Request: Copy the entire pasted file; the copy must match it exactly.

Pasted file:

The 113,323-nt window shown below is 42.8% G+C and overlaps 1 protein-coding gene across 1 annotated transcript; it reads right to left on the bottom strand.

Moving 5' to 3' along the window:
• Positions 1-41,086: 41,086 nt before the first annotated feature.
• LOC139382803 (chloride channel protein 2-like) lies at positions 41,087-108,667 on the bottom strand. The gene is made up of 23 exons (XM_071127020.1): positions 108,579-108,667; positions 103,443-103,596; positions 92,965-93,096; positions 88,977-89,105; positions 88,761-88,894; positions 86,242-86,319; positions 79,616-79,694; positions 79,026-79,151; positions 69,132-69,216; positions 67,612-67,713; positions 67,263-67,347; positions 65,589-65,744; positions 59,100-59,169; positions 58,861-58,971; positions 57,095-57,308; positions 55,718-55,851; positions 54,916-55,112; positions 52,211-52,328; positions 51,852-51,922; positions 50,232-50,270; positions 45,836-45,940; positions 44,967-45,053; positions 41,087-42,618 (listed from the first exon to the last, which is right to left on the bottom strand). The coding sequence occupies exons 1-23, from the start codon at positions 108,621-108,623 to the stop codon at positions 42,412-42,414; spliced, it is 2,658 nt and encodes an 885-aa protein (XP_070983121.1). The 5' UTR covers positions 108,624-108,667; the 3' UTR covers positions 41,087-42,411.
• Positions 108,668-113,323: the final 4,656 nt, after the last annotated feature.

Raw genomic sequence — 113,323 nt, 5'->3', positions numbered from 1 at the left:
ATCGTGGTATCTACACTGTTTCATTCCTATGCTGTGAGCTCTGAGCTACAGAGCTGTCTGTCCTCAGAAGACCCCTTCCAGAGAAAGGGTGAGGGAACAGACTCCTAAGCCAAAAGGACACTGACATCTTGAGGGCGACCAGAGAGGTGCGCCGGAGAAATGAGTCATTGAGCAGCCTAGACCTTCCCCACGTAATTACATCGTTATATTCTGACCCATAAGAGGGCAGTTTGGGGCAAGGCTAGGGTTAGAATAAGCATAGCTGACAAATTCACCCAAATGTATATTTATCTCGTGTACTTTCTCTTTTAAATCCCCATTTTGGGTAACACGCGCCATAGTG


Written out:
The 113,323-nt window shown below is 42.8% G+C and overlaps 1 protein-coding gene across 1 annotated transcript; it reads right to left on the bottom strand.

Moving 5' to 3' along the window:
• Positions 1-41,086: 41,086 nt before the first annotated feature.
• LOC139382803 (chloride channel protein 2-like) lies at positions 41,087-108,667 on the bottom strand. The gene is made up of 23 exons (XM_071127020.1): positions 108,579-108,667; positions 103,443-103,596; positions 92,965-93,096; positions 88,977-89,105; positions 88,761-88,894; positions 86,242-86,319; positions 79,616-79,694; positions 79,026-79,151; positions 69,132-69,216; positions 67,612-67,713; positions 67,263-67,347; positions 65,589-65,744; positions 59,100-59,169; positions 58,861-58,971; positions 57,095-57,308; positions 55,718-55,851; positions 54,916-55,112; positions 52,211-52,328; positions 51,852-51,922; positions 50,232-50,270; positions 45,836-45,940; positions 44,967-45,053; positions 41,087-42,618 (listed from the first exon to the last, which is right to left on the bottom strand). The coding sequence occupies exons 1-23, from the start codon at positions 108,621-108,623 to the stop codon at positions 42,412-42,414; spliced, it is 2,658 nt and encodes an 885-aa protein (XP_070983121.1). The 5' UTR covers positions 108,624-108,667; the 3' UTR covers positions 41,087-42,411.
• Positions 108,668-113,323: the final 4,656 nt, after the last annotated feature.

Raw genomic sequence — 113,323 nt, 5'->3', positions numbered from 1 at the left:
ATCGTGGTATCTACACTGTTTCATTCCTATGCTGTGAGCTCTGAGCTACAGAGCTGTCTGTCCTCAGAAGACCCCTTCCAGAGAAAGGGTGAGGGAACAGACTCCTAAGCCAAAAGGACACTGACATCTTGAGGGCGACCAGAGAGGTGCGCCGGAGAAATGAGTCATTGAGCAGCCTAGACCTTCCCCACGTAATTACATCGTTATATTCTGACCCATAAGAGGGCAGTTTGGGGCAAGGCTAGGGTTAGAATAAGCATAGCTGACAAATTCACCCAAATGTATATTTATCTCGTGTACTTTCTCTTTTAAATCCCCATTTTGGGTAACACGCGCCATAGTG